Posts tagged with "critical thinking"

MLWXBF chapter 4 illustration via Alison Christenson for use by 360 Magazine

Ivy League BLM Courses

By: Emily Bunn

Ivy League Schools to Begin Teaching “Black Lives Matter” Courses

Proving their commitment to diversity and understanding, several Ivy League colleges will begin offering courses on the Black Lives Matter Movement. Whereas other Ivy League schools, such as Cornell, have created Africana Departments that focus on the centrality of Africa and the African Diaspora to the modern world, BlackLivesMatter classes are situated in a specific cultural moment. Though, of course, the Black Lives Matter falls under the umbrella of contemporary African history, it is positioned in a more concentrated, modern application. Princeton and Dartmouth are the two first schools to begin accrediting this intersectional coursework. While Princeton most recently enacted their BLM coursework, Dartmouth has been pioneering this change since 2015.

Dartmouth’s Black Lives Matter course discusses topics such as The Ivory Tower, understanding St. Louis and its racial history, race and class, racial violence, and systemic and unconscious racism, among other topics. Part of Dartmouth’s course description reads, “though the academy can never lay claim to social movements, this course seeks in part to answer the call of students and young activists around the country to take the opportunity to raise questions about, offer studied reflection upon, and allocate dedicated institutional space to the failures of democracy, capitalism, and leadership and to make #BlackLivesMatter. Developed through a group effort, this course brings to bear collective thinking, teaching, research, and focus on questions around race, structural inequality, and violence.” The course is taught by a wide variety of professors from different academic disciplines and social backgrounds. Taught for ten weeks by close to 20 different professors, Dartmouth’s Black Lives Matter coursework stands as a comprehensive example of a cross-disciplinary concentration that recognizes and situates history in a contemporary, American context.

Princeton’s #BlackLivesMatter class looks to examine the “historical roots and growth of the Black Lives Matter social movement,” and is “committed to resisting, unveiling, and undoing histories of state sanctioned violence against Black and Brown bodies.” Princeton’s #BlackLivesMatter’s course description reads as such: “This seminar traces the historical roots and growth of the Black Lives Matter social movement in the United States and comparative global contexts. The movement and course are committed to resisting, unveiling, and undoing histories of state sanctioned violence against Black and Brown bodies. The course seeks to document the forms of dispossession that Black Americans face and offers a critical examination of the prison industrial complex, police brutality, urban poverty, and white supremacy in the US.” The course’ sample reading list includes selections from Angela Davis, Claudia Rankin, and Keeanga-Yamahtta Taylor.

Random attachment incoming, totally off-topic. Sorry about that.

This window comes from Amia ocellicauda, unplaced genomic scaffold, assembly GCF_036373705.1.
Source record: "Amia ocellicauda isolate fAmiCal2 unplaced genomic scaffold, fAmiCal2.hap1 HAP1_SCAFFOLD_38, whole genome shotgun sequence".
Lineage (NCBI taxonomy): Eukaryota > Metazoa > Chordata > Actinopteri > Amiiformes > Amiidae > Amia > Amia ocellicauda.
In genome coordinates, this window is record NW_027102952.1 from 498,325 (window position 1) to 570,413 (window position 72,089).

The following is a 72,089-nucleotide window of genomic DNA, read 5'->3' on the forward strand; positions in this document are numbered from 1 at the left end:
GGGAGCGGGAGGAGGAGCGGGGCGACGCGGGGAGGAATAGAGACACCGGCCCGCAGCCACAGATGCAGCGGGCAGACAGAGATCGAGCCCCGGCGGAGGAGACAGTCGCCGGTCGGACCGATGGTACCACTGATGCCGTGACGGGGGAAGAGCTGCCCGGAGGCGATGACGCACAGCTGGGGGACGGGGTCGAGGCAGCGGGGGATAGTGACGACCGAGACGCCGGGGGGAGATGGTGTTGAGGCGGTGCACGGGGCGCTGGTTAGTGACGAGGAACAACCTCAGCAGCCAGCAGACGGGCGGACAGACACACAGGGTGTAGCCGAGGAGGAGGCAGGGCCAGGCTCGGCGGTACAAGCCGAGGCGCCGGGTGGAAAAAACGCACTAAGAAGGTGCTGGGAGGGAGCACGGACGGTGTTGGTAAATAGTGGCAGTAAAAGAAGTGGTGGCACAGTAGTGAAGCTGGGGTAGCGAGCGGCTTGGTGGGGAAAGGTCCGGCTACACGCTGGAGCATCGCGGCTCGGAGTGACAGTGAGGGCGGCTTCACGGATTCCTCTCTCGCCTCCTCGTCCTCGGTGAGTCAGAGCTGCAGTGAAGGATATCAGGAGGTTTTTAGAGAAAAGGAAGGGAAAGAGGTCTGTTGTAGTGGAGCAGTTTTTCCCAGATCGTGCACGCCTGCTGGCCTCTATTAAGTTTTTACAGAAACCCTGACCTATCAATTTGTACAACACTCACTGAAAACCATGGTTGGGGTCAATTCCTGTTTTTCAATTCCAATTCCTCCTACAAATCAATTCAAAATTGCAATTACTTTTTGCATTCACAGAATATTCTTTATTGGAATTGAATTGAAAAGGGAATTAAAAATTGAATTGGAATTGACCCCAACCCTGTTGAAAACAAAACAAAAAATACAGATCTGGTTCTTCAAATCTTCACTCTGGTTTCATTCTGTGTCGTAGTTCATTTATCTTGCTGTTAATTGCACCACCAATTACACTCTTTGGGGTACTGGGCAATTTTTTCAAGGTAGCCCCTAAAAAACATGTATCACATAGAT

Princeton’s course will be taught by Professor Hanna Garth, who has previously taught “Race and Racisms,” “Postcolonial and Decolonial Theory,” and “Theories of Social Justice.” Garth’s self-defined interest in “the ways in which people struggle to overcome structural violence” and past experience has well-prepared her for teaching this class. Garth remarks, “All of my research, teaching, and mentoring is designed around my commitment to feminist methodologies and critical race theory.”

While some have aggressively asserted that Princeton’s course readings are from a former communist party leader who once made it on the FBI’s Most Wanted List, their negativity further highlights the necessity of this course. While these assertions may be true, it is telling that certain critics commonly overlook the individual’s many (more recent) accomplishments. The author in question is Angela Davis – a revered, respected, and well-educated civil rights activist, philosopher, academic, and author. By painting Davis as an unpatriotic, dangerous criminal, it distracts from the important lessons that are to be learned from this influential leader. Similarly, Fox News’ article on Princeton’s new course links their mention of the “Black Lives Matter” movement not to an explanation of what the movement is, but instead to a page on US protests. As opposed to creating an educational resource for what the BLM Movement is, conservative critics are quick to jump to claims of Black violence and riots.